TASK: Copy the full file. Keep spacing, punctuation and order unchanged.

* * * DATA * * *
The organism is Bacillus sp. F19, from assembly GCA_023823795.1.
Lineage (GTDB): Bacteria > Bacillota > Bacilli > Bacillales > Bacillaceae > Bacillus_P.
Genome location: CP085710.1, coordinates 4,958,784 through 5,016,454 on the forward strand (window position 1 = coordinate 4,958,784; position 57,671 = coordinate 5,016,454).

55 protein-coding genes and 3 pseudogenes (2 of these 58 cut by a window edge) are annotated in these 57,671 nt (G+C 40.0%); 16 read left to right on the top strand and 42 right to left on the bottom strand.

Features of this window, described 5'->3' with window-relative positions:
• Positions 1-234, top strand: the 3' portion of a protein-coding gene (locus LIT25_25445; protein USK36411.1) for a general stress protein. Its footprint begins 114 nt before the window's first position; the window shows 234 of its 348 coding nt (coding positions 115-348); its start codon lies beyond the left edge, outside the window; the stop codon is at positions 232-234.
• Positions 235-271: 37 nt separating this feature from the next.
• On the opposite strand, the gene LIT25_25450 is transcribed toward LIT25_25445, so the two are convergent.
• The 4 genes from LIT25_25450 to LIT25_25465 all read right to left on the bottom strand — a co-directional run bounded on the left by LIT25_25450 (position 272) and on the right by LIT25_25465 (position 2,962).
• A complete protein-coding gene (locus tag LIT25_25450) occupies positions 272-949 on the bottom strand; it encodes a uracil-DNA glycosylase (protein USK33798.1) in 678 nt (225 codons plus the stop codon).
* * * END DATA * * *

The organism is Bacillus sp. F19, from assembly GCA_023823795.1.
Lineage (GTDB): Bacteria > Bacillota > Bacilli > Bacillales > Bacillaceae > Bacillus_P.
Genome location: CP085710.1, coordinates 4,958,784 through 5,016,454 on the forward strand (window position 1 = coordinate 4,958,784; position 57,671 = coordinate 5,016,454).

55 protein-coding genes and 3 pseudogenes (2 of these 58 cut by a window edge) are annotated in these 57,671 nt (G+C 40.0%); 16 read left to right on the top strand and 42 right to left on the bottom strand.

Features of this window, described 5'->3' with window-relative positions:
• Positions 1-234, top strand: the 3' portion of a protein-coding gene (locus LIT25_25445; protein USK36411.1) for a general stress protein. Its footprint begins 114 nt before the window's first position; the window shows 234 of its 348 coding nt (coding positions 115-348); its start codon lies beyond the left edge, outside the window; the stop codon is at positions 232-234.
• Positions 235-271: 37 nt separating this feature from the next.
• On the opposite strand, the gene LIT25_25450 is transcribed toward LIT25_25445, so the two are convergent.
• The 4 genes from LIT25_25450 to LIT25_25465 all read right to left on the bottom strand — a co-directional run bounded on the left by LIT25_25450 (position 272) and on the right by LIT25_25465 (position 2,962).
• A complete protein-coding gene (locus tag LIT25_25450) occupies positions 272-949 on the bottom strand; it encodes a uracil-DNA glycosylase (protein USK33798.1) in 678 nt (225 codons plus the stop codon).